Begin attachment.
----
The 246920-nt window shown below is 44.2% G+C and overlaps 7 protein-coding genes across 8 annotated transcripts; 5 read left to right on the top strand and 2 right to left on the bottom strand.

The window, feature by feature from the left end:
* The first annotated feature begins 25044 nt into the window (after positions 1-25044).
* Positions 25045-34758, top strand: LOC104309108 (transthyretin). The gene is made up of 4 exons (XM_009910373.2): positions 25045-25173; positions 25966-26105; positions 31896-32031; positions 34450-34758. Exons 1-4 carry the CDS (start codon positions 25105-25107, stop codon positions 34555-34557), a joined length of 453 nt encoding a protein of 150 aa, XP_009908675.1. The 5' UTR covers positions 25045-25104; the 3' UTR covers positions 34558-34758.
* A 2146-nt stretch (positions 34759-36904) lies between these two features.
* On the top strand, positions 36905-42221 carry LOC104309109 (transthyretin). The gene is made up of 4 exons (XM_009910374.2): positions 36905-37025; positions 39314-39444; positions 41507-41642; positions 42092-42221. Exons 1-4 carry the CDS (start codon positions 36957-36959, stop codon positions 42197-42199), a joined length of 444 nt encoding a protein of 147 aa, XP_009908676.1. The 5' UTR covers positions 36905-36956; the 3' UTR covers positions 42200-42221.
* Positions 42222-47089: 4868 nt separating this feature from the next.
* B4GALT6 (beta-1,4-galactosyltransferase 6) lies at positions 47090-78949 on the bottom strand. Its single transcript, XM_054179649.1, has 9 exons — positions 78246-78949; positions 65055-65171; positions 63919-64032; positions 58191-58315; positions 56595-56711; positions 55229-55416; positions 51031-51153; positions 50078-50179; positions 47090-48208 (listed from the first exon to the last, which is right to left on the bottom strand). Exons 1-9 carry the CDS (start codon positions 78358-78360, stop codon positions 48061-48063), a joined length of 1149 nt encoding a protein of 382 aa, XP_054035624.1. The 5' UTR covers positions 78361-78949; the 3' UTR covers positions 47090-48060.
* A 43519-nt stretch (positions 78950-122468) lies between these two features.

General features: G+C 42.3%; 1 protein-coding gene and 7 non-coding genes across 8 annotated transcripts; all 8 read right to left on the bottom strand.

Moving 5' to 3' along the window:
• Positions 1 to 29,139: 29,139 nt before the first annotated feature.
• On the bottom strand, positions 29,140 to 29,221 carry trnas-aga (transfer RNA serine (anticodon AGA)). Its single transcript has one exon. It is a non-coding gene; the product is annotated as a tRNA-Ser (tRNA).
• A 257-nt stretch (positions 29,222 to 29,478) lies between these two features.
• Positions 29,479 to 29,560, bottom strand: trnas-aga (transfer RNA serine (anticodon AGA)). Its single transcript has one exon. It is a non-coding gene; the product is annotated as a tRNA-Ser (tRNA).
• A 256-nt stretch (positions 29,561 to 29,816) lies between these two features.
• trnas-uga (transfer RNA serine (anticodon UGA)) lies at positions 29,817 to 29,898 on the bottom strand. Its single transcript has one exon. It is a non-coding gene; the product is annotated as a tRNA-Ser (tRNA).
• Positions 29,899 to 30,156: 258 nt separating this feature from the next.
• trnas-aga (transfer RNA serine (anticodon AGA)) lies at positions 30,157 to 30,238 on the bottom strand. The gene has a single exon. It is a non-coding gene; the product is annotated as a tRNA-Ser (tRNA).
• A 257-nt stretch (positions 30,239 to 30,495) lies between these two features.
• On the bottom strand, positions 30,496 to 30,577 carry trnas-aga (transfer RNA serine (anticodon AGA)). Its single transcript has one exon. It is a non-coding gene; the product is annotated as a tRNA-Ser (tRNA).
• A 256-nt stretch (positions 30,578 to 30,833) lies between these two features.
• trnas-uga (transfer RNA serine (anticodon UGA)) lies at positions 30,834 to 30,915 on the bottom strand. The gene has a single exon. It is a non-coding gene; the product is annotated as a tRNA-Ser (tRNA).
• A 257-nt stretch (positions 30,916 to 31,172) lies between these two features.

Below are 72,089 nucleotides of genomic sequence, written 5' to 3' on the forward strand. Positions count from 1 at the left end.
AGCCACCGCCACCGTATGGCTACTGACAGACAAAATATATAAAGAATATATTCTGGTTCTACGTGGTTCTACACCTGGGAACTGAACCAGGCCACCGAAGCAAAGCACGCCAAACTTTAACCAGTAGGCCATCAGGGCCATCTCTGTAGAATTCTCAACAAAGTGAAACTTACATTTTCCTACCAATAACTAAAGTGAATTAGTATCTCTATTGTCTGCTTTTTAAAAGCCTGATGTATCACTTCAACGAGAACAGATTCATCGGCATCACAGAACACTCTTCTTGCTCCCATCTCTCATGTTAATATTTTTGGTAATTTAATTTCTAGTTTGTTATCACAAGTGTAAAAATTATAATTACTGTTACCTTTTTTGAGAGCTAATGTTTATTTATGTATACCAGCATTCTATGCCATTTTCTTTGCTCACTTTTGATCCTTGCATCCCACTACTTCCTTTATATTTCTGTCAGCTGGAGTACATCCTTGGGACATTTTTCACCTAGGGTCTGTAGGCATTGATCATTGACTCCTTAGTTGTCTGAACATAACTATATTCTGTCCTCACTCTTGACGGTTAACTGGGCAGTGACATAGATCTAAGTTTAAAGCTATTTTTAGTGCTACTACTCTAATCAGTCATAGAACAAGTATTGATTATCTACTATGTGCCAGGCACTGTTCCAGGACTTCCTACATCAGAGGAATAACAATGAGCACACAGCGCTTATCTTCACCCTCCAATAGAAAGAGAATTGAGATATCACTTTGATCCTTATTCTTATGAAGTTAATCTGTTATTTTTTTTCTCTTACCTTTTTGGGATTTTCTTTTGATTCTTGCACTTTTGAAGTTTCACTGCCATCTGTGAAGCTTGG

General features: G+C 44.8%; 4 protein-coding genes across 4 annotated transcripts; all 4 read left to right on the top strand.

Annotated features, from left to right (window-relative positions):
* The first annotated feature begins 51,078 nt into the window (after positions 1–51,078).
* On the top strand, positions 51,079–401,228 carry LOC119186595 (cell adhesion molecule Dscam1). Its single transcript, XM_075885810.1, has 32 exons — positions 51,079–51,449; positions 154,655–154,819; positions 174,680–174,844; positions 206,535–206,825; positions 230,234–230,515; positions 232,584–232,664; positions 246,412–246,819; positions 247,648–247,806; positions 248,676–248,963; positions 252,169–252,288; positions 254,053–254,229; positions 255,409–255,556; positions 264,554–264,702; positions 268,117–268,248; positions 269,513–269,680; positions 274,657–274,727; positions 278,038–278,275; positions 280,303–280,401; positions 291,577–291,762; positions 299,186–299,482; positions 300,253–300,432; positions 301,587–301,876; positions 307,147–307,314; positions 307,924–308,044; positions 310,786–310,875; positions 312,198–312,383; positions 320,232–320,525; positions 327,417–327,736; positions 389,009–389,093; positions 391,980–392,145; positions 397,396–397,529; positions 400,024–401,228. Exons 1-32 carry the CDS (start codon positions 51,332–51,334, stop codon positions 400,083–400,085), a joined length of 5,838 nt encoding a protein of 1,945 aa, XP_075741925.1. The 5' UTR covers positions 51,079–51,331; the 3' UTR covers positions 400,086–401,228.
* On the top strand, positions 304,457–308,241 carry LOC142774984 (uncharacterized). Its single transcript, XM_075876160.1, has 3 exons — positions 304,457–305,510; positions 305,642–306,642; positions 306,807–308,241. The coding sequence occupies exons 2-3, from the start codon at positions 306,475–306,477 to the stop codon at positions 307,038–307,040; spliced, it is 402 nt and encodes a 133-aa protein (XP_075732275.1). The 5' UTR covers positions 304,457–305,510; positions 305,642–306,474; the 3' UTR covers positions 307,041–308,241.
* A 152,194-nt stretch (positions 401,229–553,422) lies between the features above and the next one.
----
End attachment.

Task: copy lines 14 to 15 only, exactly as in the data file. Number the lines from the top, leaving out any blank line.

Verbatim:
• A 257-nt stretch (positions 29,222 to 29,478) lies between these two features.
• Positions 29,479 to 29,560, bottom strand: trnas-aga (transfer RNA serine (anticodon AGA)). Its single transcript has one exon. It is a non-coding gene; the product is annotated as a tRNA-Ser (tRNA).